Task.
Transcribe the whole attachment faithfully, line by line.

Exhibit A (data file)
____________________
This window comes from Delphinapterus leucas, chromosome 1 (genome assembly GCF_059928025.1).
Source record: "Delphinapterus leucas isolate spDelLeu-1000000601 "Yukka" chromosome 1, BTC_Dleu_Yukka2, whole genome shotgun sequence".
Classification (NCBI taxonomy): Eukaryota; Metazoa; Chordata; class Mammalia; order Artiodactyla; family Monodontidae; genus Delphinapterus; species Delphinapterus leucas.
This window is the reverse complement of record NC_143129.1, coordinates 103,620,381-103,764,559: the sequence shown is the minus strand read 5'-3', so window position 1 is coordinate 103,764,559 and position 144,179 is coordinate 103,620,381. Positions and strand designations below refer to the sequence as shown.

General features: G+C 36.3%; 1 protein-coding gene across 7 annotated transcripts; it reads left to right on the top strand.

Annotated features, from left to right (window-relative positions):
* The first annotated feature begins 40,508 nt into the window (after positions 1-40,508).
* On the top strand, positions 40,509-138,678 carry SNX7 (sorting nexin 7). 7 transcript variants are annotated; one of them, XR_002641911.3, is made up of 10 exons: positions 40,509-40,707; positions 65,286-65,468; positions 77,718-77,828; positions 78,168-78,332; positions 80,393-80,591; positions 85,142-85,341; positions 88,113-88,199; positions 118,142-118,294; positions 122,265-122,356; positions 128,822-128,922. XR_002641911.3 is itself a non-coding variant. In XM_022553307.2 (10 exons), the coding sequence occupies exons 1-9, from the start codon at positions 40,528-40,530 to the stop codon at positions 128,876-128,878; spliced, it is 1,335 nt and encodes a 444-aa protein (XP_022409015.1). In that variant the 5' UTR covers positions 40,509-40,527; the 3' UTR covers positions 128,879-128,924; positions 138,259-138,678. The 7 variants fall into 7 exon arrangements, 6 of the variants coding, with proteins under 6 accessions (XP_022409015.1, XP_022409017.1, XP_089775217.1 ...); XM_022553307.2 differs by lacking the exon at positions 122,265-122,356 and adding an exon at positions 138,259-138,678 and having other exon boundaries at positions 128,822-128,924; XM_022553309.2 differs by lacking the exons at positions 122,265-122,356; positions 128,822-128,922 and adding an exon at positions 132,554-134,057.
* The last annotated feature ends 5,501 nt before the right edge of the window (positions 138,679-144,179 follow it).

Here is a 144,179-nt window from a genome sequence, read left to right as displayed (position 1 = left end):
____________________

This window comes from Delphinapterus leucas, chromosome 1 (genome assembly GCF_059928025.1).
Source record: "Delphinapterus leucas isolate spDelLeu-1000000601 "Yukka" chromosome 1, BTC_Dleu_Yukka2, whole genome shotgun sequence".
Classification (NCBI taxonomy): Eukaryota; Metazoa; Chordata; class Mammalia; order Artiodactyla; family Monodontidae; genus Delphinapterus; species Delphinapterus leucas.
This window is the reverse complement of record NC_143129.1, coordinates 103,620,381-103,764,559: the sequence shown is the minus strand read 5'-3', so window position 1 is coordinate 103,764,559 and position 144,179 is coordinate 103,620,381. Positions and strand designations below refer to the sequence as shown.

General features: G+C 36.3%; 1 protein-coding gene across 7 annotated transcripts; it reads left to right on the top strand.

Annotated features, from left to right (window-relative positions):
* The first annotated feature begins 40,508 nt into the window (after positions 1-40,508).
* On the top strand, positions 40,509-138,678 carry SNX7 (sorting nexin 7). 7 transcript variants are annotated; one of them, XR_002641911.3, is made up of 10 exons: positions 40,509-40,707; positions 65,286-65,468; positions 77,718-77,828; positions 78,168-78,332; positions 80,393-80,591; positions 85,142-85,341; positions 88,113-88,199; positions 118,142-118,294; positions 122,265-122,356; positions 128,822-128,922. XR_002641911.3 is itself a non-coding variant. In XM_022553307.2 (10 exons), the coding sequence occupies exons 1-9, from the start codon at positions 40,528-40,530 to the stop codon at positions 128,876-128,878; spliced, it is 1,335 nt and encodes a 444-aa protein (XP_022409015.1). In that variant the 5' UTR covers positions 40,509-40,527; the 3' UTR covers positions 128,879-128,924; positions 138,259-138,678. The 7 variants fall into 7 exon arrangements, 6 of the variants coding, with proteins under 6 accessions (XP_022409015.1, XP_022409017.1, XP_089775217.1 ...); XM_022553307.2 differs by lacking the exon at positions 122,265-122,356 and adding an exon at positions 138,259-138,678 and having other exon boundaries at positions 128,822-128,924; XM_022553309.2 differs by lacking the exons at positions 122,265-122,356; positions 128,822-128,922 and adding an exon at positions 132,554-134,057.
* The last annotated feature ends 5,501 nt before the right edge of the window (positions 138,679-144,179 follow it).

Here is a 144,179-nt window from a genome sequence, read left to right as displayed (position 1 = left end):